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Bled after sex, I had a baby 4 months ago.

I had a baby 4 months ago and recently had sex and noticed I bled, that's never happened before anyways I took the morning after pill on Monday and 6 days later I've noticed a dark brown discharge and wanted to know if this was normal and if a anyone could help me? I'm not in severe pain or anything, I've got mild cramping but nothing too serious. I've got an appointment with my last doctor on the 12th so wanted some reassurance or to see if anyone is in the same boat as me? X x
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replied May 20th, 2014
Hi,
Welcome to ehealthforum,
The altered discharge after taking ECP could be the withdrawal effect of hormones indicating that the pill has worked (provided you were not sexually active after taking ECP). The spotting/bleeding during or after intercourse that you describe is not normal, and if recurrent, it could suggest possibilities like vaginal infections, internal injury/trauma, cervical erosion or dysplastic changes, uterine fibroids, endometrial polyps, endometritis, ovarian cysts, hormonal derangements affecting the bleeding pattern, anemia etc. It is difficult to comment on the exact cause for the abnormal vaginal bleeding/spotting that you describe without examining you. The exact cause can only be made out after careful evaluation. Consider visiting your doctor/gynecologist at the earliest for thorough examination and further evaluation to look for the underlying cause for the abnormal vaginal bleeding/spotting that you describe if it is recurrent or persistent. Treatment as appropriate (based on examination findings and investigations results) would be started to help you control the spotting/bleeding and regulate your periods. Avoid vaginal douching, use of harsh soap or perfumes in the area. Use loose cotton undergarments and avoid use of tight fitting clothes. Avoid sweat accumulation in the area. If infective cause is detected, and if you are sexually active, get your partner also treated simultaneously to prevent chances of re-infection, and avoid having intercourse while being on treatment. If pregnancy gets ruled out, and if you are not ready for pregnancy, but intend to remain sexually active, you should consider visiting your gynecologist to get started on suitable regular birth control measures to be protected (after your periods). Be regular with birth control use as instructed. Avoid having unprotected sexual contact if not ready for pregnancy, and avoid repeat use of ECP. Be in regular monitoring and follow-up with your treating doctor/gynecologist and report any new/abnormal symptoms immediately. Drink plenty of water. Take adequate rest. Maintain healthy diet and lifestyle.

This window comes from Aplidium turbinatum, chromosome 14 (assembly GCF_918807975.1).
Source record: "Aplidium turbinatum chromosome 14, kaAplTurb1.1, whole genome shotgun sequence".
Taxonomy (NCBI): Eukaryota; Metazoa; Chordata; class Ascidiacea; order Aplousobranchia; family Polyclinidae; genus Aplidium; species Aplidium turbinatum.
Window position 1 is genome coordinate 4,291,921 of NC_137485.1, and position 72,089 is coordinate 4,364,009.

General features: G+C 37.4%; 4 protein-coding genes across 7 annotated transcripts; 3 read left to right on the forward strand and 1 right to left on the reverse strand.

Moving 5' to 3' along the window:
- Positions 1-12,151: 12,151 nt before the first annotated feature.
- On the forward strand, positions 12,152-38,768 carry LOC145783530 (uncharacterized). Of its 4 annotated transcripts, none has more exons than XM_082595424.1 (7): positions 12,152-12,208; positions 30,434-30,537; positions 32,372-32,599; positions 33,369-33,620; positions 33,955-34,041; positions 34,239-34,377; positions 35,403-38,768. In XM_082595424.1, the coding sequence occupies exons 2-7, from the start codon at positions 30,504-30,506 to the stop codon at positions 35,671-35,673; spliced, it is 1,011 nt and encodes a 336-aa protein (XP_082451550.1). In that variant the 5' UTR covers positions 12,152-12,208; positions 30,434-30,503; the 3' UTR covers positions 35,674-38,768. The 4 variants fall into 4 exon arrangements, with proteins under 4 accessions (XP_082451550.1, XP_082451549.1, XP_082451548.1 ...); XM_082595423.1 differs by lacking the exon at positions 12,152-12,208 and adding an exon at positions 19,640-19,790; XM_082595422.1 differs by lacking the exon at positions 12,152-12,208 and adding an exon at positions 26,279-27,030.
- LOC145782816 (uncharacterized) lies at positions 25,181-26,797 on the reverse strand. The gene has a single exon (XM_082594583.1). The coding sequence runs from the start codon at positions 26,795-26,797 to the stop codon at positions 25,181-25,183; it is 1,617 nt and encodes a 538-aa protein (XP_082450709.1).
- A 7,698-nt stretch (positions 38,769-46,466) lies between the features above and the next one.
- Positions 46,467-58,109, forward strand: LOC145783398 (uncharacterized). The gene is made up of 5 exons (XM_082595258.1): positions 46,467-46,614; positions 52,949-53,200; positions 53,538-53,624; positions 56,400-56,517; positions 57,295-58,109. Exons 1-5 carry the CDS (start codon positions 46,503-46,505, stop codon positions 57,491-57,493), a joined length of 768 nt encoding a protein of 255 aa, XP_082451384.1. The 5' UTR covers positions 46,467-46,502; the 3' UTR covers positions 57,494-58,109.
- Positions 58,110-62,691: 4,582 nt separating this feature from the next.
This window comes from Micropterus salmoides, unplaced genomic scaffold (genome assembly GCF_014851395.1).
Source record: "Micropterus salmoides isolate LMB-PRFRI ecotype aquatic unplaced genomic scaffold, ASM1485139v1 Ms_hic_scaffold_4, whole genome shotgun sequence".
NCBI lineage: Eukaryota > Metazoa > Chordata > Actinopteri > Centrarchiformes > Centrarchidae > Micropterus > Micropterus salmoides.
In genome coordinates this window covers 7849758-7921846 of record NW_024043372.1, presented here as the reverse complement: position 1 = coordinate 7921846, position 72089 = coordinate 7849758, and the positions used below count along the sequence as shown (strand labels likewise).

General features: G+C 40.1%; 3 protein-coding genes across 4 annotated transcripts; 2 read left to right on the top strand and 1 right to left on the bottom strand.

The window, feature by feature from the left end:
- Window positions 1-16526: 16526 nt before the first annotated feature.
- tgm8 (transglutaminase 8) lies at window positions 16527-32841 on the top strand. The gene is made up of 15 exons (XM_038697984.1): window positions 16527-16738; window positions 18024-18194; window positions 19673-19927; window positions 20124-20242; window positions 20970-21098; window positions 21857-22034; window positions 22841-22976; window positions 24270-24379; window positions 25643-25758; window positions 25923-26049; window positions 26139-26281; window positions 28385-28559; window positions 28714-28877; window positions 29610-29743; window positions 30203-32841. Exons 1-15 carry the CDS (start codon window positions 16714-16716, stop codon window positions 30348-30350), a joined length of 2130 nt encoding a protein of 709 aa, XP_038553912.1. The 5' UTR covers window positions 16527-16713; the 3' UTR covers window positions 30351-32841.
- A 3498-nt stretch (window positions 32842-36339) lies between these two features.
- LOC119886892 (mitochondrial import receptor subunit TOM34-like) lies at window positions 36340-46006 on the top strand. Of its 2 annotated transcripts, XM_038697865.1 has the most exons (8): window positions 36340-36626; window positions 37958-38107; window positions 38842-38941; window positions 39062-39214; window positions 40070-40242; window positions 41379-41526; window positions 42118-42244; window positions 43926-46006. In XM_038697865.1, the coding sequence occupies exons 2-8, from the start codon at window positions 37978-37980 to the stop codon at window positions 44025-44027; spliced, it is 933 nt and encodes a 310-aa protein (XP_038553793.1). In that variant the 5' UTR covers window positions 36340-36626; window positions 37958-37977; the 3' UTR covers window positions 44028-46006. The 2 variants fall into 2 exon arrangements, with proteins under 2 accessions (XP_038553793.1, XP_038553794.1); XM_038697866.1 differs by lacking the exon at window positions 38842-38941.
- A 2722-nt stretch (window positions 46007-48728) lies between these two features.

Take care.



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